The 3D printer driver Cuttlefish by Fraunhofer IGD has had yet another rollout. Printer manufacturer Mimaki has opened its interfaces to Cuttlefish. Now, more users than ever before can benefit from the functions of the universal printer driver.
Darmstadt – Cuttlefish is a universal 3D printer driver developed by the Fraunhofer Institute for Computer Graphics Research IGD. It translates 3D scan data or 3D models generated by design and texturing software for 3D printers of various manufacturers. It also makes it possible to work with numerous print materials simultaneously, exactly reproduce the geometry, colors and fine color transitions of the original, and even simulate the finished product on the screen beforehand. Now, users of Mimaki’s 3DUJ-553 3D printer can opt for the driver, which also supports Stratasys Polyjet 3D printers. To achieve this, the software was adapted to the specific features of the printer and an appropriately calibrated color profile, including translucency, was created. Switching between printers from both manufacturers is easy. “The combination of 3DUJ-553 and Cuttlefish will greatly expand the possibilities of full color 3D printing, which is something we will continue to support,” said Mimaki’s General Manager of 3D Project Research and Development, Masakatsu Okawa, in explaining the decision to open the interfaces to Fraunhofer IGD. The printer driver excels above all in color value continuity, translucent design processing and geometric accuracy.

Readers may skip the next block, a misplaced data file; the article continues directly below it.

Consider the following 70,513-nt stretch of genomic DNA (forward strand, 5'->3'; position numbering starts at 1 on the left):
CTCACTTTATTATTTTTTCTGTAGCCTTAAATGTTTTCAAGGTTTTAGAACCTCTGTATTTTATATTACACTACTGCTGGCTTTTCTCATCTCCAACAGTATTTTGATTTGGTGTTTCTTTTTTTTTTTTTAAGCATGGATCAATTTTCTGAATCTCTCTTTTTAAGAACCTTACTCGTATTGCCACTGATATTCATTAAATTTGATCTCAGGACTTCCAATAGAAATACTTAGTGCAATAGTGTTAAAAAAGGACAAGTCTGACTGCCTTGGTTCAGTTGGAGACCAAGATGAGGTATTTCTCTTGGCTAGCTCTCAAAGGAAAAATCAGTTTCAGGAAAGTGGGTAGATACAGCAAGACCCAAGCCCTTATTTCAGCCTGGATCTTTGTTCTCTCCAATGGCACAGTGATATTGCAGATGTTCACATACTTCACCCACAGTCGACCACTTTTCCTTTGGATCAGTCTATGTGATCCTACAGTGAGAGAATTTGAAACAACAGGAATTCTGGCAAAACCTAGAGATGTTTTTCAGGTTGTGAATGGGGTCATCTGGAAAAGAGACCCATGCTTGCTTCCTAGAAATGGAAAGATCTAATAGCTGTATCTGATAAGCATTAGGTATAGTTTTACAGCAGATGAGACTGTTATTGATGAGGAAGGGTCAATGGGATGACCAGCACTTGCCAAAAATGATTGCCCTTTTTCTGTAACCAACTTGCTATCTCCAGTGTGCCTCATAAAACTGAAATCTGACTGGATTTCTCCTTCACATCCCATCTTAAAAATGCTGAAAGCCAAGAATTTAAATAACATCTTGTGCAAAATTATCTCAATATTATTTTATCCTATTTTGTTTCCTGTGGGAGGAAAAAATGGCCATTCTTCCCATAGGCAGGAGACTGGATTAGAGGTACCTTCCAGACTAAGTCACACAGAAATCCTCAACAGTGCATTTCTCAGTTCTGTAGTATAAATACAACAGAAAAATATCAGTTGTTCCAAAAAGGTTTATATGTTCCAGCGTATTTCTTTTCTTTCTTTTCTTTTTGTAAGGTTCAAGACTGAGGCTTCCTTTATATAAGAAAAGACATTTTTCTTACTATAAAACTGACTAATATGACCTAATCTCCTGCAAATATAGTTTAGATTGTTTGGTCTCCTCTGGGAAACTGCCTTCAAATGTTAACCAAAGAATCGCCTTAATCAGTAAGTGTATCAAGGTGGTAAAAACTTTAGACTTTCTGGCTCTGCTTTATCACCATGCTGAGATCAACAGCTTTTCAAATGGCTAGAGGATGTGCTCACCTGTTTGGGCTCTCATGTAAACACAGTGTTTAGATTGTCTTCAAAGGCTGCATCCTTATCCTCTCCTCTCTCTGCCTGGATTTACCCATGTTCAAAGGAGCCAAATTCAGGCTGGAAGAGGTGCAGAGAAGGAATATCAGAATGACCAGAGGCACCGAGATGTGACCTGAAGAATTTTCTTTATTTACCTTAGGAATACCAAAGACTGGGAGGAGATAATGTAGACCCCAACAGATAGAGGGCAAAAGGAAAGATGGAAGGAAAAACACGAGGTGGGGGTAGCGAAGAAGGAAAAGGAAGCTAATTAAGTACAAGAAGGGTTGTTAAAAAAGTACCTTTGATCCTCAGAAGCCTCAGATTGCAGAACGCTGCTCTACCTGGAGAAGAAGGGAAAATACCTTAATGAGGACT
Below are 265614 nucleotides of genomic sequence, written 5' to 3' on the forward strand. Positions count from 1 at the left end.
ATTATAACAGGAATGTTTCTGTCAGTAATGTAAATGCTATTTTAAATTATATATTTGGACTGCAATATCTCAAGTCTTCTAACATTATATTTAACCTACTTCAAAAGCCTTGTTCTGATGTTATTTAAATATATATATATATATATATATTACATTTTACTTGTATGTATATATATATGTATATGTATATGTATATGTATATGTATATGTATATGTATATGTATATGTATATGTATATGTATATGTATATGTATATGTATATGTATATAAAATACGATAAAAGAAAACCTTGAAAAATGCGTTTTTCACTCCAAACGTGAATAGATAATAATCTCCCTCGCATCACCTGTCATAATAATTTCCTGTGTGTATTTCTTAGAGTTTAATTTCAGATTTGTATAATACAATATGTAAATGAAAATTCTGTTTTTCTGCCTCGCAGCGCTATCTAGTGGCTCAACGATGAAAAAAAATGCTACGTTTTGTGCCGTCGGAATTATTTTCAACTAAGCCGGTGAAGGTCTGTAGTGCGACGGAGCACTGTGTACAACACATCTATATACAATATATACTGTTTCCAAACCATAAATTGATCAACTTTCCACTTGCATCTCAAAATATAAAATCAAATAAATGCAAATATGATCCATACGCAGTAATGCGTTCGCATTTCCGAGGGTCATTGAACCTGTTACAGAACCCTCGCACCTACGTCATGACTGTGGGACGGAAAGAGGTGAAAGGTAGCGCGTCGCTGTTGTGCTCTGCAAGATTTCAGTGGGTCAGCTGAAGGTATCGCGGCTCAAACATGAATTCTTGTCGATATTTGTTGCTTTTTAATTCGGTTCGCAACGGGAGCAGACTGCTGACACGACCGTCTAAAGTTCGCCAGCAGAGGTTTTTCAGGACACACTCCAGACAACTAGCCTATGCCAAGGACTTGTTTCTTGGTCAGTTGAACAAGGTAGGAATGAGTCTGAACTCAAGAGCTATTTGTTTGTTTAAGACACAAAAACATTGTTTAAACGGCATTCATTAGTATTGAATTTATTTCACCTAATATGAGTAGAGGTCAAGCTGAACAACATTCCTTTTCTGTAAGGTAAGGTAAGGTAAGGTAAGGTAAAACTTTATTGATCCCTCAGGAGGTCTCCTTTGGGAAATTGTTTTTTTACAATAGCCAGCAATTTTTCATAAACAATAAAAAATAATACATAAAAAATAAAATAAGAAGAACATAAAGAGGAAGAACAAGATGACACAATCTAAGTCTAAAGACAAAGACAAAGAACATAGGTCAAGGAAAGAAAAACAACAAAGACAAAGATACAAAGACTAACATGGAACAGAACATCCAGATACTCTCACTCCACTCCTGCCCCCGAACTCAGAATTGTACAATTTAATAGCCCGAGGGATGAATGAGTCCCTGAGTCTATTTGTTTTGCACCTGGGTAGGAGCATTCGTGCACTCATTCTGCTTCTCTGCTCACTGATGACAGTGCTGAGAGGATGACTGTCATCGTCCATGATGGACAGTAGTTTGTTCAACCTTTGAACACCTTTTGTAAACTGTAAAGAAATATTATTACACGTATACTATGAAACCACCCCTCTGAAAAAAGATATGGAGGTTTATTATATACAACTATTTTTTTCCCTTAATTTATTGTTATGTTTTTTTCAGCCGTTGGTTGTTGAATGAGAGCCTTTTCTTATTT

Cuttlefish supports RGBA textures containing both color and translucency information, which ranges from opaque to fully transparent. This makes it possible to print and integrate semi- or fully transparent materials with ease. The driver allows users to print multiple overlapping models, each with one or more RGBA textures. It also factors in how an object scatters light as well as how color and surface structures change depending on lighting. A sample 3D anatomical model, printed on the Mimaki 3DUJ-553, shows the possibilities for users in industry and medical technology. Each of the 28 total parts was given a different material that, when combined, are described by 425-megapixel color textures. Transparent parts of the model were generated by simply modifying the RGBA data. 3D models based on RGBA data are supported by standard 3D file formats and most design and texturing tools. Even established image processing programs such as Adobe Photoshop can work with RGBA textures. This makes Cuttlefish an all-purpose tool in professional 3D printing that closes the gap in quality between virtual design and its reproduction as a 3D print.